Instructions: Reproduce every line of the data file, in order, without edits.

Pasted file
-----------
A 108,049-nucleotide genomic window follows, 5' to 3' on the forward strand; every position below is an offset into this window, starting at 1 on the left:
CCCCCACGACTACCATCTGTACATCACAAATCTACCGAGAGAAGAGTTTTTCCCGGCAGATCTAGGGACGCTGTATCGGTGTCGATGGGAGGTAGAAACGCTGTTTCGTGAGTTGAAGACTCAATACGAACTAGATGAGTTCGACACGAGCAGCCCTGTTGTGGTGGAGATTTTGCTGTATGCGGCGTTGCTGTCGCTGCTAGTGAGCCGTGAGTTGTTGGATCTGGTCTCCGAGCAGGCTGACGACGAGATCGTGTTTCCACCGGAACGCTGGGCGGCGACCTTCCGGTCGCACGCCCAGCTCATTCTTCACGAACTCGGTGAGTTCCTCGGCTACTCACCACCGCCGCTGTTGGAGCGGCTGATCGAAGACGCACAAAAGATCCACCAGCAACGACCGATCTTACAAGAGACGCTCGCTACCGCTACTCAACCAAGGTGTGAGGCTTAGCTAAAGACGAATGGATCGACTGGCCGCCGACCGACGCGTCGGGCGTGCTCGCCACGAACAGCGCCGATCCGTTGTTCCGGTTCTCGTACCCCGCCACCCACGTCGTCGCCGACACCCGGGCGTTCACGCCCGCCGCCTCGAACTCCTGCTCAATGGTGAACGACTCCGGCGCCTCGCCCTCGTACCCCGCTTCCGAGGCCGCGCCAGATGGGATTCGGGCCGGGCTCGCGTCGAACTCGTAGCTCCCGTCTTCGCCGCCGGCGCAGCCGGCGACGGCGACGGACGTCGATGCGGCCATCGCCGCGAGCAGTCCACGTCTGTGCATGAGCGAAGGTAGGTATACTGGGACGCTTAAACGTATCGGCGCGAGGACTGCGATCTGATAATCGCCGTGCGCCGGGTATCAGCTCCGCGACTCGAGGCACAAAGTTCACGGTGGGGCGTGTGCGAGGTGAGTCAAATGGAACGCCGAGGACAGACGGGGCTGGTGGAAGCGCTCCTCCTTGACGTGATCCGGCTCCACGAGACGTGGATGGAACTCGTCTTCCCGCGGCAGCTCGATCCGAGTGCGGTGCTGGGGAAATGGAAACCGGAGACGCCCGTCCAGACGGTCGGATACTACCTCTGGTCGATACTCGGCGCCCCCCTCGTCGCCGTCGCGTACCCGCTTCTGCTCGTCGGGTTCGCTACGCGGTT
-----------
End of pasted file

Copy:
A 108,049-nucleotide genomic window follows, 5' to 3' on the forward strand; every position below is an offset into this window, starting at 1 on the left:
CCCCCACGACTACCATCTGTACATCACAAATCTACCGAGAGAAGAGTTTTTCCCGGCAGATCTAGGGACGCTGTATCGGTGTCGATGGGAGGTAGAAACGCTGTTTCGTGAGTTGAAGACTCAATACGAACTAGATGAGTTCGACACGAGCAGCCCTGTTGTGGTGGAGATTTTGCTGTATGCGGCGTTGCTGTCGCTGCTAGTGAGCCGTGAGTTGTTGGATCTGGTCTCCGAGCAGGCTGACGACGAGATCGTGTTTCCACCGGAACGCTGGGCGGCGACCTTCCGGTCGCACGCCCAGCTCATTCTTCACGAACTCGGTGAGTTCCTCGGCTACTCACCACCGCCGCTGTTGGAGCGGCTGATCGAAGACGCACAAAAGATCCACCAGCAACGACCGATCTTACAAGAGACGCTCGCTACCGCTACTCAACCAAGGTGTGAGGCTTAGCTAAAGACGAATGGATCGACTGGCCGCCGACCGACGCGTCGGGCGTGCTCGCCACGAACAGCGCCGATCCGTTGTTCCGGTTCTCGTACCCCGCCACCCACGTCGTCGCCGACACCCGGGCGTTCACGCCCGCCGCCTCGAACTCCTGCTCAATGGTGAACGACTCCGGCGCCTCGCCCTCGTACCCCGCTTCCGAGGCCGCGCCAGATGGGATTCGGGCCGGGCTCGCGTCGAACTCGTAGCTCCCGTCTTCGCCGCCGGCGCAGCCGGCGACGGCGACGGACGTCGATGCGGCCATCGCCGCGAGCAGTCCACGTCTGTGCATGAGCGAAGGTAGGTATACTGGGACGCTTAAACGTATCGGCGCGAGGACTGCGATCTGATAATCGCCGTGCGCCGGGTATCAGCTCCGCGACTCGAGGCACAAAGTTCACGGTGGGGCGTGTGCGAGGTGAGTCAAATGGAACGCCGAGGACAGACGGGGCTGGTGGAAGCGCTCCTCCTTGACGTGATCCGGCTCCACGAGACGTGGATGGAACTCGTCTTCCCGCGGCAGCTCGATCCGAGTGCGGTGCTGGGGAAATGGAAACCGGAGACGCCCGTCCAGACGGTCGGATACTACCTCTGGTCGATACTCGGCGCCCCCCTCGTCGCCGTCGCGTACCCGCTTCTGCTCGTCGGGTTCGCTACGCGGTT